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Old 11-21-2003, 09:02 AM   #1
mrtwice
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Why is Slack popular & what needs to change??


Check out this thread on LQ:

http://www.linuxquestions.org/questi...hreadid=116355

Its a vote for the best distro of the year and Slackware is winning by a pretty good lead. That really amazes me. I did not know slackware was so popular.

The reason I started this thread is because I would like to see two things happen. First, I would like to see people give reasons why they use slack over the other distros. Second, I would like you to give the top several things that most frustrate you about slackware.

My hope is that the guys at slackware might see this and be better able to focus their development effort on needed areas while making sure not to trash the features that cause most of us to use slackware.


Pros:
1) It seems to me that slackware is the most "pure" distro of Linux out there. Programs in the directory structure are laid out well and files are where they should be. I can't stand using Redhat because they change almost EVERYTHING and have bloatage everywhere. I am very thankful that Slackware keeps everything simple.
2) Fast!!

Cons:
1) Setup could be improved, especially hardware setup. While I very much dislike using Redhat and Mandrake, they have very nice setup programs. I wouldn't want Slack to lose its simplistic feel, but sometimes gettting slackware installed can be harder than I think it should be.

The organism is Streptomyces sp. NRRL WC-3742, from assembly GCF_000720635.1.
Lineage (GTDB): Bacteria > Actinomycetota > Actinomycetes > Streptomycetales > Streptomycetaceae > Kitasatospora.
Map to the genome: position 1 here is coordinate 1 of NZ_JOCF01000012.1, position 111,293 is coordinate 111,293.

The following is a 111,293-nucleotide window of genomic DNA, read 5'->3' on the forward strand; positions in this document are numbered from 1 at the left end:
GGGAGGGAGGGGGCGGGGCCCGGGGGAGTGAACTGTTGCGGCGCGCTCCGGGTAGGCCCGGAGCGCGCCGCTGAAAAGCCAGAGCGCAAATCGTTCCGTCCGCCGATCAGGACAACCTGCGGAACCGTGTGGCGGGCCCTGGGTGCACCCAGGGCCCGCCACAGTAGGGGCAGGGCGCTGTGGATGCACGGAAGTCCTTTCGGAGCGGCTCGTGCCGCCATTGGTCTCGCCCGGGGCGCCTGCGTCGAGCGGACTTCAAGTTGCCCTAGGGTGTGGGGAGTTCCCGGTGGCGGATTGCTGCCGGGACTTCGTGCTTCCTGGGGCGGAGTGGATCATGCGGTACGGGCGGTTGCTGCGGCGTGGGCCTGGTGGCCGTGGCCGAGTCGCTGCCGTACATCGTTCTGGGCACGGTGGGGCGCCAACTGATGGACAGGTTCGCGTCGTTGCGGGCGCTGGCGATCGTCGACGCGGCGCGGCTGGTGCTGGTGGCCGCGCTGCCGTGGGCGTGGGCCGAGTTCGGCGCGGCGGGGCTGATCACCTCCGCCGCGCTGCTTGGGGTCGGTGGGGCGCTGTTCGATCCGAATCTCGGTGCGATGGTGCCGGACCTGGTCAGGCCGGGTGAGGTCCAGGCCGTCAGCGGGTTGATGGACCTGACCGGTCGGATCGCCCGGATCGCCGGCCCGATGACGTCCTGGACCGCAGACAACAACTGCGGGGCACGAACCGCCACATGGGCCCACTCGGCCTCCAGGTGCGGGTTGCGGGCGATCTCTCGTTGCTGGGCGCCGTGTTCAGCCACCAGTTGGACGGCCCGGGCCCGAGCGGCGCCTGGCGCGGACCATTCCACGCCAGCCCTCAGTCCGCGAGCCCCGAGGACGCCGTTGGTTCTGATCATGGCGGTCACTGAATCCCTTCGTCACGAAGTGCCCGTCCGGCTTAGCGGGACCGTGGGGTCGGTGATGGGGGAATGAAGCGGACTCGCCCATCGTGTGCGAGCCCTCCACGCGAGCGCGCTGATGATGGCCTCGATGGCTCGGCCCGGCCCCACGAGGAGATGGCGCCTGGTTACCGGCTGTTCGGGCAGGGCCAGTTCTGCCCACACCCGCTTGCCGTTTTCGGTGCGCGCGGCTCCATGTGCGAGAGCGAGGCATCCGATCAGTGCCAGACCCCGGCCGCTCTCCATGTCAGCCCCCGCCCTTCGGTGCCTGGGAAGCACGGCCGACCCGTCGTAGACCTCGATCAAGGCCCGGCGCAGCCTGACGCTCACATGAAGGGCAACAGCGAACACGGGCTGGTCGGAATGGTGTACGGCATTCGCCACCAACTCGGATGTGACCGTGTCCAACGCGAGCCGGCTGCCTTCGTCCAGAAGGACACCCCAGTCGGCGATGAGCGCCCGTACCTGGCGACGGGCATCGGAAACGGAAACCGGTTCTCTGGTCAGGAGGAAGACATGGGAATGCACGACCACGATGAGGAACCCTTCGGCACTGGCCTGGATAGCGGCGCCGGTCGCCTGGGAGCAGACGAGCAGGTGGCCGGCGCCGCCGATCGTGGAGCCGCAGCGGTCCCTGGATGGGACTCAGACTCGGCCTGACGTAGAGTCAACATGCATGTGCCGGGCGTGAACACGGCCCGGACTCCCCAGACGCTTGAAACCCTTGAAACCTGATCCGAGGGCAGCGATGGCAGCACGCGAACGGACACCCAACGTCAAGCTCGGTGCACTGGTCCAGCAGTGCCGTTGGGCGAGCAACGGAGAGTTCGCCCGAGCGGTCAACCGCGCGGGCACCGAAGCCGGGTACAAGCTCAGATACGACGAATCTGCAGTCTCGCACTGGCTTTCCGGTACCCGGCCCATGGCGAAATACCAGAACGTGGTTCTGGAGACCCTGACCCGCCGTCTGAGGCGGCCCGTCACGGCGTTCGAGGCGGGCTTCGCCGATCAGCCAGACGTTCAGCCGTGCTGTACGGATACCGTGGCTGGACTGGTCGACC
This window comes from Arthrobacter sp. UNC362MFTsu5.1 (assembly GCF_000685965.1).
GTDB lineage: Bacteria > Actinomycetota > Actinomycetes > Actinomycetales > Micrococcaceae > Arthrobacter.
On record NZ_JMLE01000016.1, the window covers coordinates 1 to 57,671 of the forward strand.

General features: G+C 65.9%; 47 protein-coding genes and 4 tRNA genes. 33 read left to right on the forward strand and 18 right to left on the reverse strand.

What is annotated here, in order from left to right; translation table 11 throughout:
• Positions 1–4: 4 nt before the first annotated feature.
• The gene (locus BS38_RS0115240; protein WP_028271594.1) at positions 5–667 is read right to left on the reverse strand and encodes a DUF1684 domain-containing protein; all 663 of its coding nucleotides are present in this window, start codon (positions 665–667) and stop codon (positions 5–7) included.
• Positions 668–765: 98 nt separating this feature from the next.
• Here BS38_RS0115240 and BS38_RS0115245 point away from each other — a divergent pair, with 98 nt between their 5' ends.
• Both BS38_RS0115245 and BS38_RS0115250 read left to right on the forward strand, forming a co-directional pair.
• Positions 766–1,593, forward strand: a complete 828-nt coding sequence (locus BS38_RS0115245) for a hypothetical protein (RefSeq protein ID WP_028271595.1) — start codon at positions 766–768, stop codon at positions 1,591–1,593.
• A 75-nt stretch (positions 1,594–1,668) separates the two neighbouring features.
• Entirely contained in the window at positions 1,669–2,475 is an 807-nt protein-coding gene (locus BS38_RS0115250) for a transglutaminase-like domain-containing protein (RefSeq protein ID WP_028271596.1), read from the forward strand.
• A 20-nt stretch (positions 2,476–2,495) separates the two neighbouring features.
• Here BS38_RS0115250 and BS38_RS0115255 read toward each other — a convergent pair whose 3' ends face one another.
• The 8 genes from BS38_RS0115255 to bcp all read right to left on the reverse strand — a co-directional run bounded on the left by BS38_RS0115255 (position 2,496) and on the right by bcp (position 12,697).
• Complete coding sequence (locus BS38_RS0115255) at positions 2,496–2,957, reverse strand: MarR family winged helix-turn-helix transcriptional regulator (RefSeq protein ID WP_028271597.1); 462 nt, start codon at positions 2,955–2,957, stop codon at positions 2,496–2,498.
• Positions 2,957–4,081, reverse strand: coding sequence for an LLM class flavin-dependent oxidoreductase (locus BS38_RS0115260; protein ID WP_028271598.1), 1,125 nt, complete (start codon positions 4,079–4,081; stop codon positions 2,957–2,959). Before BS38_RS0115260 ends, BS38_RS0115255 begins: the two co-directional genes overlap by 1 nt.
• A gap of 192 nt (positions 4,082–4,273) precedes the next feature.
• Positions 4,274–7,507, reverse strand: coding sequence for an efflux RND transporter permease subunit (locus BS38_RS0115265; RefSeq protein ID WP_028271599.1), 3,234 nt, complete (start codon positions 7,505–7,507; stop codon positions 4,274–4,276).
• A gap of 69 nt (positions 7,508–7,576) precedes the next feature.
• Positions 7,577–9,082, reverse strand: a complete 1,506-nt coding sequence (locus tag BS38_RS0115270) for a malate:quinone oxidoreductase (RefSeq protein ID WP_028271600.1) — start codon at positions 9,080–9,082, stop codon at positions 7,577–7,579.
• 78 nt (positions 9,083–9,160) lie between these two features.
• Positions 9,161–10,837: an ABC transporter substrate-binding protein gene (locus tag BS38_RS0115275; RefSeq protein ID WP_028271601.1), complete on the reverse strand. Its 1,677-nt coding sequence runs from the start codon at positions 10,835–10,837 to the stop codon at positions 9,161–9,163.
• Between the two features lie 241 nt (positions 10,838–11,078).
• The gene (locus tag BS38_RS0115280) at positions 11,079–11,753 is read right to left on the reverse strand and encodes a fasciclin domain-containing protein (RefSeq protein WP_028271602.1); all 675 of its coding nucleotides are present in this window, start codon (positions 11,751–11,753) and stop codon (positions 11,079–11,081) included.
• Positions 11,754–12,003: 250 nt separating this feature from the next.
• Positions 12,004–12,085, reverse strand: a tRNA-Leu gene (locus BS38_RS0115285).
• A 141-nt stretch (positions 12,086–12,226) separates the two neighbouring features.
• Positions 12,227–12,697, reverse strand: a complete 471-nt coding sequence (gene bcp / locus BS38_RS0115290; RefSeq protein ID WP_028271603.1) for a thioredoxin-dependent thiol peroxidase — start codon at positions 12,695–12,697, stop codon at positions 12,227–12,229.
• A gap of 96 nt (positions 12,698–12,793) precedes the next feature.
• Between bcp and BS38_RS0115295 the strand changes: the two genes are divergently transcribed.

2) Package management. I am not sure what to say about this. It is probably more of a Linux thing than a slackware thing, but I hate dependencies. It shouldn't be so difficult to install a program. I think if this one area was cleaned up and automated Slack would easily overtake the other distros. I am not sure how they would do that and still keep the fine grain administration, but I think it would be helpful.

What do you think?
 
Old 11-21-2003, 09:52 AM   #2
trickykid
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Re: Why is Slack popular & what needs to change??

Quote:
Originally posted by mrtwice
Pros:
1) It seems to me that slackware is the most "pure" distro of Linux out there. Programs in the directory structure are laid out well and files are where they should be. I can't stand using Redhat because they change almost EVERYTHING and have bloatage everywhere. I am very thankful that Slackware keeps everything simple.
2) Fast!!

Cons: